March: Women's History Month

March is Women’s History Month, a time to recognize and celebrate women and their achievements. This year, in concert with Marquette’s March Mental Health Day, we invite you to join the reading women pictured below by artist Carrie Schneider. Spend time with their images. Reflect on women’s art, words, and work. Think about the former and current levels of female representation in publishing and literature, in film and media, in museums and the art historical canon, and in other cultural contexts. Imagine what those numbers will look like 10, 20, 30 years from now. 

Reading Women photos by Brooklyn-based artist Carrie Schneider

Both of these photos were taken by Brooklyn-based artist Carrie Schneider. For the series they belong to, Reading Women (2012-2014), Schneider photographed and filmed 100 female friends and colleagues while they were in their homes and studios reading works by women writers. The resulting photographs invite us to read these women and to read with them as they read the words of other women, including Angela Davis and Isabel Wilkerson.

Schneider’s pictures capture her sitters in states of deep concentration. She hoped to create honest portraits of women in which they lose awareness of the camera and any cultural pose/performance. Schneider and her work are informed by feminist theory, particularly criticism of the male gaze or the act of depicting women in the visual arts and in literature from a masculine perspective. Schneider wanted to photograph women not as objects to behold but as subjects with agency who are engaged and absorbed in activities of their choosing.

This pair of photographs is a diptych. Spend time looking at the two images together – what visual clues tell you that the sitters are in the same space (raking light from the window, same couch, cropped portions of each sitter’s body)? Why do you think the artist might have photographed them this way?

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Photographs of Abigal Reading by Carrie SchneiderCarrie  Schneider, American, b. 1979, Abigail reading Angela Davis (An Autobiography, 1974) from the series Reading Women (2012–2014) C–print

Prompt 1 (5 minutes)

Look at the positioning of Schneider’s camera and the way that Abigail is framed (the camera is at eye level, the sitter frontal, occupying the lower right-hand corner of the picture). What feeling does the positioning and framing convey? How might you experience this picture differently if Schneider shot it from a different angle? What changes when you look at the photograph of Abigail’s hands and the book? What three details do you notice about that photograph (lighting, shadows, is the book old or new, where are her hands, what passages are legible and not?). Does seeing the photographs together change the way you experience this work?

Prompt 2 (5 minutes)

Imagine you are a dog sitting at Abigail’s feet while she reads or a bird outside the window. Set a timer for 5 minutes and describe what you see.

Prompt 3 (10 minutes)

Abigail is reading An Autobiography by Dr. Angela Davis, which was published in 1974, when Davis was only 30 years old. At that time, she was already a well-known activist. Two years earlier, she was acquitted for crimes that she did not commit. The pages Abigail is reading, which are shown in another one of Schneider’s photographs, includes this passage:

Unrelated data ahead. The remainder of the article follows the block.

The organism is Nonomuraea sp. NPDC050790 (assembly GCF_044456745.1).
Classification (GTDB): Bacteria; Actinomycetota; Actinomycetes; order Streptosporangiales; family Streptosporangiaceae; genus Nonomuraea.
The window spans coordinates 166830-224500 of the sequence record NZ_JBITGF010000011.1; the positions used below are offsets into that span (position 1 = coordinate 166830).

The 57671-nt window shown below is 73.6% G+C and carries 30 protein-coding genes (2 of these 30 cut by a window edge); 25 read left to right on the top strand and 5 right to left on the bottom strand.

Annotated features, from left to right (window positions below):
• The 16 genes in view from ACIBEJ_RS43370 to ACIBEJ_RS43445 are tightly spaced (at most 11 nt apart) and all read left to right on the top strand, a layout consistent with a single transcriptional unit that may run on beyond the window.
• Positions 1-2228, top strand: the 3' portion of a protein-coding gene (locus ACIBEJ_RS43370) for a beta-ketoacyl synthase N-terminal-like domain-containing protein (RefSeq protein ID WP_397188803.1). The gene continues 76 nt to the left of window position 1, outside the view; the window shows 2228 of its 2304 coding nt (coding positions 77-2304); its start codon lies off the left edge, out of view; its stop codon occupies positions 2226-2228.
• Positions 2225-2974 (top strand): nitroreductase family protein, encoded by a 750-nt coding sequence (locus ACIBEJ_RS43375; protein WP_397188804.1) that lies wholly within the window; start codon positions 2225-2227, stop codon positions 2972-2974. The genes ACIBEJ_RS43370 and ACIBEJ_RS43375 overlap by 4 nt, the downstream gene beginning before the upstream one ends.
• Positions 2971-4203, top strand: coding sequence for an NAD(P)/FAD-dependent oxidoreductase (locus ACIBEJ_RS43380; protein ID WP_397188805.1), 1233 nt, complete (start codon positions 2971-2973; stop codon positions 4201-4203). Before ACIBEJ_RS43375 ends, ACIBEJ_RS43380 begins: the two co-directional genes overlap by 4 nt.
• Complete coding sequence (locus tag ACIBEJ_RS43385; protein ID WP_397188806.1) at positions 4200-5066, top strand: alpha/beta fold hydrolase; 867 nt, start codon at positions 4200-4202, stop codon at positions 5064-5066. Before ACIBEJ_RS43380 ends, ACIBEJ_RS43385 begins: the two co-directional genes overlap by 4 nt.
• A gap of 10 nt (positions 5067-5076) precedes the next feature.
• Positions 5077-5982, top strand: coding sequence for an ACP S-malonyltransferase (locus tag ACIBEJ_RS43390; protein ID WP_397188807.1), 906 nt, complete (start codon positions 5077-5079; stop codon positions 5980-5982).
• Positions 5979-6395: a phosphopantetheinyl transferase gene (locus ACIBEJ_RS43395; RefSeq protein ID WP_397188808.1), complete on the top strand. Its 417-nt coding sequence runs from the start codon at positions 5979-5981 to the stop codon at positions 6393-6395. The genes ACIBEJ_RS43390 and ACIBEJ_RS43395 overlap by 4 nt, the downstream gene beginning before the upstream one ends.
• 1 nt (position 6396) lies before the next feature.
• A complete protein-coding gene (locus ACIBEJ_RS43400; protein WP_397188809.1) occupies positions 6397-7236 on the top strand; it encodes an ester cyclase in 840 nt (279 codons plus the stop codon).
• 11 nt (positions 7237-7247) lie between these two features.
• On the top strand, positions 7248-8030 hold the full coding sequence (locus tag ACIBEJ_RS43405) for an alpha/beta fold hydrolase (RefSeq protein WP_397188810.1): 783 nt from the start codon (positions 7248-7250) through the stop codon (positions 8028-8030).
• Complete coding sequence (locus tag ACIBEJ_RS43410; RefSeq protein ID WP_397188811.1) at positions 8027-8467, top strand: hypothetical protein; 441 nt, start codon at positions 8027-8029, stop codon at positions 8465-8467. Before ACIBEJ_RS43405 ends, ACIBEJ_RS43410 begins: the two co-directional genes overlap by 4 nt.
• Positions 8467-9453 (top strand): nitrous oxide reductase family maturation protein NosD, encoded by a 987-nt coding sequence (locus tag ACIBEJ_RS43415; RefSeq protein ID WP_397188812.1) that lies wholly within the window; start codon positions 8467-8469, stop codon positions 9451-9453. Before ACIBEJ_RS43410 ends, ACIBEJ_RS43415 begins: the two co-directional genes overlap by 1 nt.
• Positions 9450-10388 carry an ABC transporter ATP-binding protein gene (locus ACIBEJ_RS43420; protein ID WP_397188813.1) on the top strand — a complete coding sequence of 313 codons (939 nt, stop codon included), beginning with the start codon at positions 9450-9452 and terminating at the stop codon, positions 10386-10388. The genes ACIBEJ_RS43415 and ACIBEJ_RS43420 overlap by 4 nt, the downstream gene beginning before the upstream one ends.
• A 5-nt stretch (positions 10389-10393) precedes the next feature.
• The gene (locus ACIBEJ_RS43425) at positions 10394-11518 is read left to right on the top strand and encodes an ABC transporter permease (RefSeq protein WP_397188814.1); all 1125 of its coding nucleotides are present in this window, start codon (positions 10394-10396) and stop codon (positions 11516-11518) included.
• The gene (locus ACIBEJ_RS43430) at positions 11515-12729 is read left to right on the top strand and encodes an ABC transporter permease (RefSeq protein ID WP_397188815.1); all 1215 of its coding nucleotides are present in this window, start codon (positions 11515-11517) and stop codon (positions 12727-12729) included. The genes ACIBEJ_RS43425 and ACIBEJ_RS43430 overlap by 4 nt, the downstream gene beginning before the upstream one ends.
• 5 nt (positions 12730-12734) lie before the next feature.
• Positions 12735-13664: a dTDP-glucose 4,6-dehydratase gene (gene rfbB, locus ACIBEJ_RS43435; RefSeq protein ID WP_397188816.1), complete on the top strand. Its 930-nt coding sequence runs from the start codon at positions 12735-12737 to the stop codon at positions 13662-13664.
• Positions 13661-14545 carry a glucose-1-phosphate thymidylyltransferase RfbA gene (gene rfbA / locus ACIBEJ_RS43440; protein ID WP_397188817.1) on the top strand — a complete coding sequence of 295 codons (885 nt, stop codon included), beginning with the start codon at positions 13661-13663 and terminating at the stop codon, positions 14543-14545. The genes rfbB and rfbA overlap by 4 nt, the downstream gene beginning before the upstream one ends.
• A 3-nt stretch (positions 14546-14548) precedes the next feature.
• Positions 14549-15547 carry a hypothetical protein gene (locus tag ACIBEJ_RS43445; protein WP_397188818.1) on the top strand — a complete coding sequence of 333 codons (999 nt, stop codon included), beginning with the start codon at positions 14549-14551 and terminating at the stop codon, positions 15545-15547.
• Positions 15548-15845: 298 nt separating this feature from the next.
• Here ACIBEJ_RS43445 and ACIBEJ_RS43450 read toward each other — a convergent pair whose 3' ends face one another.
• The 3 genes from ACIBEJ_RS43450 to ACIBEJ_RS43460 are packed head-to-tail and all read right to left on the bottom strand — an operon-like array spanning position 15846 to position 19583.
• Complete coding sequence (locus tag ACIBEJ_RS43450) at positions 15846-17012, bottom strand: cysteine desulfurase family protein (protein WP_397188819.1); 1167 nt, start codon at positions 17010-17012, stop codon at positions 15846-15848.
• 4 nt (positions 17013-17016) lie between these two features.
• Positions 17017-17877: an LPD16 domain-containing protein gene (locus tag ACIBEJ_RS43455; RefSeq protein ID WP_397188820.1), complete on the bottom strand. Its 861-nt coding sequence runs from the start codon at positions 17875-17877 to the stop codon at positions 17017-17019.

For those who enjoyed reading, the library would have been a saving grace had it not been for the fact that the vast majority of the books were mysteries, romances and just plain bad literature whose sole function was to create emotional paths of escape. During my days of solitary confinement, after Margaret had persuaded the warden that I should have access to reading material, I spent a few sessions alone in the library. Within a short time I had combed the entire place, turning up only a few books which held the slightest interest: A book on the Chinese Revolution by Edgar Snow, the autobiography of W. E. B. DuBois and a book on communism written by an astonishingly objective little-known author.

What 3 books (or kinds of books) have held your interest recently, offering you solace and company? Set a timer for 10 minutes and write about them. Describe what reading each one was like and what you gained from reading it.

Photographs of Latoya reading by Carrie SchneiderCarrie Schneider, American, b. 1979, LaToya reading Isabel Wilkerson (The Warmth of Other Suns: The Epic Story of America’s Great Migration, 2010)  from the series Reading Women (2012–2014), C–print

Prompt 4 (5 minutes)

Look at the positioning of Schneider’s camera and the way that LaToya is framed (the camera is at eye level, the sitter at the lower left-hand corner with her body turned and limbs drawing the eye to space outside the picture, there is blank space surrounding her). What changes when you look at the photograph of the book? What experience is that simulating? (seeing the pages from LaToya’s perspective). Does her hand placement draw your eye to specific passages in the text? What other details do you notice (Abigail’s foot is visible in the background)? Does this change the way you would read the portraits (as individual works vs. a dyptich)? Does seeing the images of each woman with the images of her book change the way you think about Schneider’s project as a whole?

Prompt 5 (10 minutes)

LaToya sits next to Abigail, reading Isabel Wilkerson’s epic first book, The Warmth of Other Suns, which tells the multi-generational story of the Great Migration 6 million southern Black Americans made northward across the US. Wilkerson conducted more than 1000 interviews, which form the basis of the nonfiction story she tells about Ida Mae Brandon Gladney, a sharecropper’s wife from Mississippi; George Swanson Starling, who left Florida for Harlem and civil rights activism; and Robert Joseph Pershing Foster, a Morehouse educated surgeon who became the personal physician to Ray Charles.

Pick one of the scenarios below, set a time, and write for 10 minutes about what happens next: